A surprising non-decision

On Monday, the Supreme Court did something no one expected: It refused to hear any of the cases striking down same-sex marriage bans.

Most observers thought the court would either grant review or delay any action to see whether any lower appellate courts would find such bans constitutional. But it didn’t wait and, by declining to hear the cases, allowed same-sex marriages to begin in Utah, Oklahoma, Wisconsin, Indiana and Virginia. In fact, wedding bells have already started to ring in Virginia.

The court’s action will impact more than those five states. Bans in other states within the jurisdiction of these appellate courts will also fall. For example, the decision by the U.S. Court of Appeals for the Fourth Circuit only addressed Virginia’s marriage ban. But the Fourth Circuit also covers West Virginia, North Carolina and South Carolina, all of which ban same-sex marriage. Those states will soon have to allow same-sex couples to marry, as will Wyoming, Colorado and Kansas. In total, 30 states will soon have to allow same-sex marriage because of the Supreme Court.

The court’s refusal to hear these cases does not mean it has endorsed marriage equality, however. The court has not decided the issue and could address it in a future case.

From the Supreme Court’s perspective, though, at present, there is little reason to grant review. The court typically intervenes when lower courts disagree on an issue. When courts disagree, the litigants and courts will have vetted both sides of an issue rigorously. As to same-sex marriage bans, however, there is as yet no disagreement; every federal appellate court to consider the issue has found such bans unconstitutional.

The Ninth Circuit on Tuesday joined the chorus, invalidating bans in Nevada and Idaho, with bans in Montana, Arizona and Alaska soon to follow. If all the federal courts of appeal end up agreeing with each other, the Supreme Court may never have to address the issue — something the justices might find attractive.

Additionally, the Supreme Court may want some of the complexities of these issues further explored by lower courts. The legal issues are more complex than the lay observer may realize. Although every appellate court so far has found same-sex marriage bans unconstitutional, the courts have differed on the reasons why.

Some have found that, because marriage is a fundamental right, the bans violate the Due Process Clause. Others have rejected that argument, instead invalidating these bans on the grounds of equal protection. The courts also disagree on whether sexual orientation should be treated as a “suspect class,” like race or gender, which would make it more difficult for states to justify same-sex marriage bans. Even within this seemingly simple issue, there is a host of issues that may have led the court to delay intervening at this time.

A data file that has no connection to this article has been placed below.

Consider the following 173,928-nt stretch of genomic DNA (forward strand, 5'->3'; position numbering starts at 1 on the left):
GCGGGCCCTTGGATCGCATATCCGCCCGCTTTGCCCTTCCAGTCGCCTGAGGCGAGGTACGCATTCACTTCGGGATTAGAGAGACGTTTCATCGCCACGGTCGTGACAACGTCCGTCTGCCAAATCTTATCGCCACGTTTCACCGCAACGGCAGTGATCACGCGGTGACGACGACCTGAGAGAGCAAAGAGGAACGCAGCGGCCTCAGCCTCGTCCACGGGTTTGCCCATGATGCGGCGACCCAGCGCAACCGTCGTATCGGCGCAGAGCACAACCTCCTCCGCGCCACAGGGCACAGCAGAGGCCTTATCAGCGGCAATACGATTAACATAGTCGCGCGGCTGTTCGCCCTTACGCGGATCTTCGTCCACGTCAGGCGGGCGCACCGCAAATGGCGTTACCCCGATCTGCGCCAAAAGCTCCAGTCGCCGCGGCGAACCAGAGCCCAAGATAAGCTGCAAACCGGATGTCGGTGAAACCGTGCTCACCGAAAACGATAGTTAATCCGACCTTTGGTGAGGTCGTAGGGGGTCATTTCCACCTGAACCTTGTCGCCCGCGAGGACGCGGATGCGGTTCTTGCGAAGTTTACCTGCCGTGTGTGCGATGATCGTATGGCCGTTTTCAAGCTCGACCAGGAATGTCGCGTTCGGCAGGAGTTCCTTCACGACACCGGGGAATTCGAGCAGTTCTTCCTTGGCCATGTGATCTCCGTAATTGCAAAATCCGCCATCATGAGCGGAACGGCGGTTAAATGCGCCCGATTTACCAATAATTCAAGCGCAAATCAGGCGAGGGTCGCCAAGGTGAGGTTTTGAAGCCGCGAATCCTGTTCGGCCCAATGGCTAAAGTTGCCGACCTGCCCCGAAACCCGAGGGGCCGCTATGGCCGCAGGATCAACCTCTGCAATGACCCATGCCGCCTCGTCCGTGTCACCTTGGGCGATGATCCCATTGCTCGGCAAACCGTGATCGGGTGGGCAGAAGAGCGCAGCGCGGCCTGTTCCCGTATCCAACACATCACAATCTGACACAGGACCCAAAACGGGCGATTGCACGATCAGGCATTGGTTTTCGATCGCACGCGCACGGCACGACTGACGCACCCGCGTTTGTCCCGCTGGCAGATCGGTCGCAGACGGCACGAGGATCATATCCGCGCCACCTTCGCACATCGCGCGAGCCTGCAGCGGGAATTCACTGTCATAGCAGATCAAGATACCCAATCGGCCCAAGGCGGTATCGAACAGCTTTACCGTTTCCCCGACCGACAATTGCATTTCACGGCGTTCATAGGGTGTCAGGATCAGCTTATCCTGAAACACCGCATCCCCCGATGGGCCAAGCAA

The decision not to take the cases, though, is still surprising. Same-sex couples will be able to marry in the five states where courts held the bans unconstitutional. If the Supreme Court, in some future case, ultimately holds that same-sex marriage bans are not unconstitutional, there will be thousands of married same-sex couples in these states whose legal status will be in doubt. The validity of those marriages would need to be litigated, along with other collateral issues like adoption and divorce.

What does all of this mean for Georgia? In the short term, nothing. No court has found Georgia’s same-sex marriage ban unconstitutional. There is a pending lawsuit challenging the ban, but briefing on Attorney General Sam Olens’ motion to dismiss the case will not be completed until later this month. A decision will not be forthcoming for some time. Additionally, the federal appellate court in which Georgia lies, the Eleventh Circuit, has yet to address the constitutionality of these bans from any state in its jurisdiction. The ban in Georgia remains in place for now.

But soon, 35 states will allow same-sex marriages. Georgia is increasingly an outlier on this issue. Some view the Supreme Court’s action Monday as the writing on the wall for same-sex marriage bans. Federal judges in Georgia and the Eleventh Circuit may take the hint and invalidate such bans. That would put Georgia on the right side of history and keep the Supreme Court out of the issue.

Tim Holbrook is associate dean of faculty and professor of law at Emory University School of Law.